A thematic exhibition "By Force of Habit: Edges of Addiction" is on show in the Periodicals Reading Room (room 106) from July 5 to August 25.
Self-realization depends not only on the person's lifestyle, everyday behaviour, the ability to reasonably manage health opportunities, but also on habits. However, many of the habits that a person acquires during his or her school years and can not quit, seriously harm his or her health. These primarily include smoking, alcohol and drug abuse. The publications presented at the exhibition from the magazines "Belaruskaja Dumka", "Healthcare", "Minsk School Today", the newspaper "Medical Bulletin" and others will tell the visitors of the Library about the detrimental effect of such addictions on human health.
Undoubtedly, smoking, alcohol and drug abuse are bad habits that bring a lot of troubles and hardships. However, there are other, no less dangerous and common habits that negatively affect the functioning of the body. Articles from the "Health", "Women's Health", and "Women’s Journal" touch on the problems of food addiction.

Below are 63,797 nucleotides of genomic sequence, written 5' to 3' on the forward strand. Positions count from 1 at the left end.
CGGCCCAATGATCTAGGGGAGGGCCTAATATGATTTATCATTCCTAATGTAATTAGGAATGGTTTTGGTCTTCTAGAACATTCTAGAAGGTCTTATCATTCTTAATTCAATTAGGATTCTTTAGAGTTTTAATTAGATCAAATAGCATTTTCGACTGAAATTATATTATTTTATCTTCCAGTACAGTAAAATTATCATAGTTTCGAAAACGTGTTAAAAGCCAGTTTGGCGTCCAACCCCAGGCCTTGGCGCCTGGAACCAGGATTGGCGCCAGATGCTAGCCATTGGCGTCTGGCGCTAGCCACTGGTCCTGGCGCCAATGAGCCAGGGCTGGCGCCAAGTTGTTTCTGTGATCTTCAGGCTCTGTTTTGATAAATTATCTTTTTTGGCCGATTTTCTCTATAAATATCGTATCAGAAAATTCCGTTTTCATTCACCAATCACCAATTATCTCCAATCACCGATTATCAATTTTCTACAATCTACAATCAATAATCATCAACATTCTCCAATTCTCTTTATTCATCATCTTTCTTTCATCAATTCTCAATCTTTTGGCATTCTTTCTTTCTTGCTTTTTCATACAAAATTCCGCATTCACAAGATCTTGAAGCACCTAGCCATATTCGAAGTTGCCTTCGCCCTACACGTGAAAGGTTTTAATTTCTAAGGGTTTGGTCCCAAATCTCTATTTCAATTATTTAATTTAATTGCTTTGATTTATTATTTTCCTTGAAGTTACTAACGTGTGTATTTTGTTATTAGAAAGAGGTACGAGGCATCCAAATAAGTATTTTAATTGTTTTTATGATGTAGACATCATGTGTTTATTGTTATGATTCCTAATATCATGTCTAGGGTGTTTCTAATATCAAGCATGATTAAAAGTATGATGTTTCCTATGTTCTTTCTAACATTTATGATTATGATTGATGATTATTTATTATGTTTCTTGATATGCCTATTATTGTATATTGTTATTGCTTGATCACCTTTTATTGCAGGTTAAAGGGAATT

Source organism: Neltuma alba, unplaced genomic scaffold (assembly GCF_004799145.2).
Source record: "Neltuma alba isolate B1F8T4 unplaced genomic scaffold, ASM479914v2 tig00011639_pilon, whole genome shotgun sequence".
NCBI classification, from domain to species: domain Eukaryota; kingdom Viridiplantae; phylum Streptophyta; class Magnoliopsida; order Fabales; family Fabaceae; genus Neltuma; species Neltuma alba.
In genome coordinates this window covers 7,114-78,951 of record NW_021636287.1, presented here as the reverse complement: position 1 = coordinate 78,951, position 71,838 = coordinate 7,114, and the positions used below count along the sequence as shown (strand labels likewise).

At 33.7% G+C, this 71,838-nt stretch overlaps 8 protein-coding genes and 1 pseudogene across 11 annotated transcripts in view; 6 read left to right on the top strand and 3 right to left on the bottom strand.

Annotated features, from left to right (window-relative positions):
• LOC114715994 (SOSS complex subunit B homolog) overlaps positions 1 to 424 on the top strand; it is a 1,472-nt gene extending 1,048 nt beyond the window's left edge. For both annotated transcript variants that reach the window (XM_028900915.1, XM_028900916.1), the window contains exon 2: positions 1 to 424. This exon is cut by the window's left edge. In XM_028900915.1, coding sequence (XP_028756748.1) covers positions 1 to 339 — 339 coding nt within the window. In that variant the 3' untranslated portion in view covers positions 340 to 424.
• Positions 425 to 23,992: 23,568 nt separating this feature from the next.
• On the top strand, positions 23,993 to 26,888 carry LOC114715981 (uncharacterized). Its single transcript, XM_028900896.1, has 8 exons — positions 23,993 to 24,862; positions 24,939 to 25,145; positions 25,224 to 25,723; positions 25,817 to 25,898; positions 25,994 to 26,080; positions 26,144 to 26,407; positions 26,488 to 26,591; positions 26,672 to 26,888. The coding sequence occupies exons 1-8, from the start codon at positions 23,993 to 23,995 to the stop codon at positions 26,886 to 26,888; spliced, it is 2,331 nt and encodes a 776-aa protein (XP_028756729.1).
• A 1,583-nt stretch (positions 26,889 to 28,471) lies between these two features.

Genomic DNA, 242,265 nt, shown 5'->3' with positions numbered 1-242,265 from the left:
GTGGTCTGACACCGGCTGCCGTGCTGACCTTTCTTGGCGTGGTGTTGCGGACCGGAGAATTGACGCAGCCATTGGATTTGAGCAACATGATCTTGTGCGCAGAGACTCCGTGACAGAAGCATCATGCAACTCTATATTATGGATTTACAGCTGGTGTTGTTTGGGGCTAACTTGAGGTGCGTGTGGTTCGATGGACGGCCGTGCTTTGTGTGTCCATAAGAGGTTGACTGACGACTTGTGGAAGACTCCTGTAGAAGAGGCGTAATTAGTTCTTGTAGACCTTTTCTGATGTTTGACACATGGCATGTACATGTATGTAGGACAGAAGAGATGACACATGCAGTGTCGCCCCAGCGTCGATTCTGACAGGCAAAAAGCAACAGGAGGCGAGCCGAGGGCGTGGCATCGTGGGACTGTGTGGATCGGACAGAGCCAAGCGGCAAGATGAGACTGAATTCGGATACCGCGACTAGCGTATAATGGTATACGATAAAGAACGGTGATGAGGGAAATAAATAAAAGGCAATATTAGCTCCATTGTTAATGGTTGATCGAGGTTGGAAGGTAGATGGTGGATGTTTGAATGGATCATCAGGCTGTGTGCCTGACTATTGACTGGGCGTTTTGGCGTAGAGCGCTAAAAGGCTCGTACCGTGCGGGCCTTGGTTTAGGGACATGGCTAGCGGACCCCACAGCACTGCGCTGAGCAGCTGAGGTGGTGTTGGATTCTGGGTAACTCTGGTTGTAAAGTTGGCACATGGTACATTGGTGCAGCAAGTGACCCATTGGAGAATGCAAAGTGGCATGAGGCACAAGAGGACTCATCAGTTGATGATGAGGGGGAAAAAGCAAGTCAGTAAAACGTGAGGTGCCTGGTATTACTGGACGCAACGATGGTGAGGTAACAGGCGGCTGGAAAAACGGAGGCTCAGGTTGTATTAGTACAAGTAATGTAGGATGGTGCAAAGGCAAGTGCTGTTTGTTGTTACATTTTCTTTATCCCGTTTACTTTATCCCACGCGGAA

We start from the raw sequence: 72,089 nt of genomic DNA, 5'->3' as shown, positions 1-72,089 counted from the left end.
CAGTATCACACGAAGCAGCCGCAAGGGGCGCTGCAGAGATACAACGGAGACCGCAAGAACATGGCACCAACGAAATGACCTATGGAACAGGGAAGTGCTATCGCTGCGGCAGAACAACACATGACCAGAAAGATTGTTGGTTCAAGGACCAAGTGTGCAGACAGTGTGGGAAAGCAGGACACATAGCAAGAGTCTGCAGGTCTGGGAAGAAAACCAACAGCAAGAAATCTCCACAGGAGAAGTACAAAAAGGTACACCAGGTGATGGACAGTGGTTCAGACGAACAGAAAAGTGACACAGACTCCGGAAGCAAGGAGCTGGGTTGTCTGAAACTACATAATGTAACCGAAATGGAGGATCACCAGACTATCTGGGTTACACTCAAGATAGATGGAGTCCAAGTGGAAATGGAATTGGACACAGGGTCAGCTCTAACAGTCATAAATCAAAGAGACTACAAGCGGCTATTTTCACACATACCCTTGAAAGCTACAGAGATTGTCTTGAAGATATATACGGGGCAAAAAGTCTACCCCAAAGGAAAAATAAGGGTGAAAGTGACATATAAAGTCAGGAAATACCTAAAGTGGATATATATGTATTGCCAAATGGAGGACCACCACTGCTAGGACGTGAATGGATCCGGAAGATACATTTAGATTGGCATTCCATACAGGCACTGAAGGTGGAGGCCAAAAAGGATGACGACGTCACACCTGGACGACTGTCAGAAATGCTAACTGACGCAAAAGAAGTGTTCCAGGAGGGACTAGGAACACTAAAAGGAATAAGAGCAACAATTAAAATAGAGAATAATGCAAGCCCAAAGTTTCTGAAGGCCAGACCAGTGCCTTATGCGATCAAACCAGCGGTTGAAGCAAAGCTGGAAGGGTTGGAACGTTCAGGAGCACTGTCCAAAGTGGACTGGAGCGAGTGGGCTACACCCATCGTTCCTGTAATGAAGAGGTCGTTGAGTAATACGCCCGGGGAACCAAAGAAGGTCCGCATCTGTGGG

Sometimes we do not even suspect that our addictions and everyday actions are the paths to self-destruction. Procrastination, depression, fear of change become a source of unnecessary worries. Publications in the periodicals "Planet", "Psychology and Me", "Dialogue" will acquaint readers with common bad habits in the psychological aspect.
Modern computer technologies with their endless communicative, informational, entertainment possibilities, on the one hand, are a powerful means of human intellectual development; on the other hand, it's a means of destroying the personality, replacing the world of real relationships and actions with computer models, blocking independence and freedom of choice, forming an addiction to games. The problems of computer and Internet addiction are widely covered by the journals "Healthy Lifestyle", "Questions of Psychology", "Psychologies", etc.
In total, the exhibition features about 40 periodicals.
For more info: (+375 17) 293 25 87.
Special Collections Service Department.